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Friday, August 31, 2007

Many Happy Returns

Today is a special day. The first of September always has been and forever will be special. I once read somewhere:



There is nothing that we place above

The happiness of the ones we love.


Once upon a time (1959), there lived a young man. He decided to go to the U.S. from Bombay and pursue his dream of picking up a master's degree from an Ivy League institution: The University of Pennsylvania. Just about the same time, another young man from Madras had decided to do the same after spending two years in Bangalore. They ended up as neighbours in the U.S.



The young man from Bombay went to the U.S. and started missing home food. All the Indians (the handful of them that was there) would spend time together and were like family. But this young man still missed home. Still missed home food. And being the first son after 7 daughters and just before the 8th meant that he didn't get a chance to learn any cooking. So, he decided to invite one of his sisters to the U.S. But it is not like the family was rolling in money. The young man lost his father soon after his two younger siblings came into the world. So his mother had single handedly raised all ten children and educated them. That meant that whoever came to the U.S. had to be employed there. Our friend was not going to be able to support anyone else. Among his 8 sisters, it was the youngest who was able to come to the US and work in the same University.

This little girl was all of 20. She was still waiting her turn to enter the kitchen when all of a sudden she had to pack her bags and fly. The last month that she spent at home was a pampered one. She reached the U.S. and her brother took her out for a pizza. The next morning they had toast for breakfast and the brother went off to the University telling her that he'd be back at 12.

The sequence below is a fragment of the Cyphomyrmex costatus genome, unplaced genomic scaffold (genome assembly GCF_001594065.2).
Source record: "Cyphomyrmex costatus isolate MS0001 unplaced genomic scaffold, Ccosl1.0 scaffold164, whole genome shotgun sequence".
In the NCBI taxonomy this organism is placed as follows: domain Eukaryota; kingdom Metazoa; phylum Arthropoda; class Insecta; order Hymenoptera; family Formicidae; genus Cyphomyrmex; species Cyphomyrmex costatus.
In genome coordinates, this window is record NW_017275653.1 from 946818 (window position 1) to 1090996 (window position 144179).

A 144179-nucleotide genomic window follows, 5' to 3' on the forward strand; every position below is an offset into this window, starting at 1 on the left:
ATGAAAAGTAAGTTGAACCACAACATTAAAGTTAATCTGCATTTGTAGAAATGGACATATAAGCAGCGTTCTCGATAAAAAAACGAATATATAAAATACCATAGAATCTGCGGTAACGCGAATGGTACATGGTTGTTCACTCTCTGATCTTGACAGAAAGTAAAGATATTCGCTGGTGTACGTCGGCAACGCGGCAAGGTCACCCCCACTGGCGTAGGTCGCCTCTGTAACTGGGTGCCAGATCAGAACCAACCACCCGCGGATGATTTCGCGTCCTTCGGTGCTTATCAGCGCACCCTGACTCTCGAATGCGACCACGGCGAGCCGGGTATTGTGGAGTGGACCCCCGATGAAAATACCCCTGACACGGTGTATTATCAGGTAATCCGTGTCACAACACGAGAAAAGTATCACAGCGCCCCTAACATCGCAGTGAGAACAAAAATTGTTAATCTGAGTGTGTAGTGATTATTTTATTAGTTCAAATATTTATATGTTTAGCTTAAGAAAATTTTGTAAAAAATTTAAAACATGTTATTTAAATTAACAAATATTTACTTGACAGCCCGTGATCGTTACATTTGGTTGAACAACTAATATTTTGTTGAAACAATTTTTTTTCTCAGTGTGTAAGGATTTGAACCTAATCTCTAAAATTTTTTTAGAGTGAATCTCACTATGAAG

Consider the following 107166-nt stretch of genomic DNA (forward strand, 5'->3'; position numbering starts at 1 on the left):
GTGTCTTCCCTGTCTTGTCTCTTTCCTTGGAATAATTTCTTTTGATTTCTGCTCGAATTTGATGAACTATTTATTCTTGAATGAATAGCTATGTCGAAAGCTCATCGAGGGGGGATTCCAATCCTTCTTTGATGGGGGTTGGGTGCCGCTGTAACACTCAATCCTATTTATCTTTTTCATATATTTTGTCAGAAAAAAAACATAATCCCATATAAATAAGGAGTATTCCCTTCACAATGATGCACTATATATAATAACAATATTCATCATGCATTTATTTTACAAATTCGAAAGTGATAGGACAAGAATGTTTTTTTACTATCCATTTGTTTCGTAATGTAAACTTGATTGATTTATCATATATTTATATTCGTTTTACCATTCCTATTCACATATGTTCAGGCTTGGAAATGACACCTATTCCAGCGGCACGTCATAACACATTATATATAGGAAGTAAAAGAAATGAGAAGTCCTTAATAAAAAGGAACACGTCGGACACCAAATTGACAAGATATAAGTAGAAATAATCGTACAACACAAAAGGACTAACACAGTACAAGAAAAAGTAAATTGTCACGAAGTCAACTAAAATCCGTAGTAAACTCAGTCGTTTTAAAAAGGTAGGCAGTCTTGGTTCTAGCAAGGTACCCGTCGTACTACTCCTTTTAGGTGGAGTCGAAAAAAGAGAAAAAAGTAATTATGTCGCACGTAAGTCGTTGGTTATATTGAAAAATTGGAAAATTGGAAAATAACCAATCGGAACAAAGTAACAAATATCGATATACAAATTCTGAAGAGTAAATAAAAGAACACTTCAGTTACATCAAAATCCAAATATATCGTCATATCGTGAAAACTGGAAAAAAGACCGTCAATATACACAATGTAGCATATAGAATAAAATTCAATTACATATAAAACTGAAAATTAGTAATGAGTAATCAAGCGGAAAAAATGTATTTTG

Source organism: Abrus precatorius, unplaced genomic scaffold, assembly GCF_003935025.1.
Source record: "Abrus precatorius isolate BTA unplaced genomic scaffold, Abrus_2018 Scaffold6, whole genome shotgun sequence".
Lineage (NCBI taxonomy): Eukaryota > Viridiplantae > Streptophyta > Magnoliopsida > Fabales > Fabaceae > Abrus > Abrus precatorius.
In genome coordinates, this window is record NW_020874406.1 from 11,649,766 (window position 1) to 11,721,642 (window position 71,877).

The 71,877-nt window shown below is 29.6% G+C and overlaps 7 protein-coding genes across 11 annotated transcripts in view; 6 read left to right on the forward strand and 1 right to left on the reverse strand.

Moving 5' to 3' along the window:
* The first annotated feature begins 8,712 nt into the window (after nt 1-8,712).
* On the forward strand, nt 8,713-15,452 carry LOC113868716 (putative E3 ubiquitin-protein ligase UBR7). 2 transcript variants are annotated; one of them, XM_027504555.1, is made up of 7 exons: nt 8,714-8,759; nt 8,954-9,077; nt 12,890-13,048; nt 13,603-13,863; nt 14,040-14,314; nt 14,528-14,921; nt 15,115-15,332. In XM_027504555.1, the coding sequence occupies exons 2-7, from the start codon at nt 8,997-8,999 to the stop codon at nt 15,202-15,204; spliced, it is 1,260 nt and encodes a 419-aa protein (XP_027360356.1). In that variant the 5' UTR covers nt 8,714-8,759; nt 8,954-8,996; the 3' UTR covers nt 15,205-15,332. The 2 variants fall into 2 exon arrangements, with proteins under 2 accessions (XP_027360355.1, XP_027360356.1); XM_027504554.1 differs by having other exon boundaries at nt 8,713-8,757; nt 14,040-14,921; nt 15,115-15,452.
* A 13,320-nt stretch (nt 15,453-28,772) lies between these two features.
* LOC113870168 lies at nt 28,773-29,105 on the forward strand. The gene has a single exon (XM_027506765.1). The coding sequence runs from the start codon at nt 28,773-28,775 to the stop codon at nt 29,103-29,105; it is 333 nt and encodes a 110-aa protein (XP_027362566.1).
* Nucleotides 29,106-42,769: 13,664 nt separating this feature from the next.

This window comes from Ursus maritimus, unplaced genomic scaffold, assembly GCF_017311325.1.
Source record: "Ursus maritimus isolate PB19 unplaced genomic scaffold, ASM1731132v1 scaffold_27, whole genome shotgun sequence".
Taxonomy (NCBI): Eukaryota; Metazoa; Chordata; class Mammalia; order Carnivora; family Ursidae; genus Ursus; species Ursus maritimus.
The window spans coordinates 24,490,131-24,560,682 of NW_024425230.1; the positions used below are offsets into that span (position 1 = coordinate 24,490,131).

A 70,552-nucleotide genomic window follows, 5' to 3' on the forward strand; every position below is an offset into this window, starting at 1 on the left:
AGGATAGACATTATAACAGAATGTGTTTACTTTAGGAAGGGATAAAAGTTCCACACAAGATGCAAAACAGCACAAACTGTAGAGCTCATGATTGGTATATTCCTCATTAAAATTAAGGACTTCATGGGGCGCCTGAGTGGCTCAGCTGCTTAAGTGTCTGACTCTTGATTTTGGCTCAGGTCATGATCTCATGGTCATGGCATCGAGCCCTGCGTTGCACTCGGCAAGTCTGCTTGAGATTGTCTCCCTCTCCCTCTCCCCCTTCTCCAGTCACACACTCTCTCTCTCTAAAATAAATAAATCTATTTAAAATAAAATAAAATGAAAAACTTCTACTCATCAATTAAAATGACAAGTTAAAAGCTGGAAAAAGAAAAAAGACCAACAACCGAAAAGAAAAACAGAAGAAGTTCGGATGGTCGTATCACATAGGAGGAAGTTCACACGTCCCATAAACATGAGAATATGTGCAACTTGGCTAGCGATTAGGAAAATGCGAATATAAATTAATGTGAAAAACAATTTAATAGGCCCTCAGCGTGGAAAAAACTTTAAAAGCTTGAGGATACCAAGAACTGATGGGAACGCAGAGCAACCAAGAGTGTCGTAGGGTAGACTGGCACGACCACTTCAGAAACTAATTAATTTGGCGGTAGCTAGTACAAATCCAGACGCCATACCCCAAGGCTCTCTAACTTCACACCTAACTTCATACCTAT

Legend has it that he returned at 12 to find the house empty. No one was around. Then he heard some noise in the bedroom. He went in to find his little sister crying. She never had a chance to enter the kitchen and she has no clue how to cook anything. The young man was shocked. After all, he made her move to the U.S. possible so that she could cook for him. And she didn't know how to cook.

But she learnt. Through letters from her mother. Through friends. Through a lot of trial and error. And with time she became the best cook there ever was. And since all the Indians always hung out together all the time, the other young man from Madras also got to sample her cooking. They became friends.

About 4 years later, they got married. And this day comes 44 years after that event.

My last post was about my acquired family, this one is about the one I was born into. This couple is the one I have as parents. The ones I wouldn't trade for anyone else. There is truly nothing that I would place above the happiness of the ones I love.

Amma and Appa: Wishing you the very best of everything.

P.S. The date system is messed up in my blog software and the date shows as the 31st instead of the 1st.

7 comments:

Revathi said...

It was my 9th wedding anniversay on September 3rd. Eash of ur blog inspires me to blog too. :)

Sig said...

What a beautiful post... it is nice to have a story to tell your kids :)

Raaga said...

So revathi, what's stopping you?

@Sig: Thanks girl... my story isn't so mindblowing :-)

Pretty Woman said...

Wow!! I loved the way the words developed into something amazing ( and the relationship!)

Revathi said...

just my laziness

Aaarti said...

Aww.. that is so sweet.. next time i am home,shall ask mom abt this... lol...

she sure is a wonderful super duper coook... yummmmmm yummmmmmm... :)

here's wishing em many many more years of togetherness to come....

masalamagic said...

Very cute story raaga! Every now and then i go to a certain blogger's site and read up on all their posts! Thats the only way i can catch up :-)
All your random thoughts are very good reads :-)
Cheers
Latha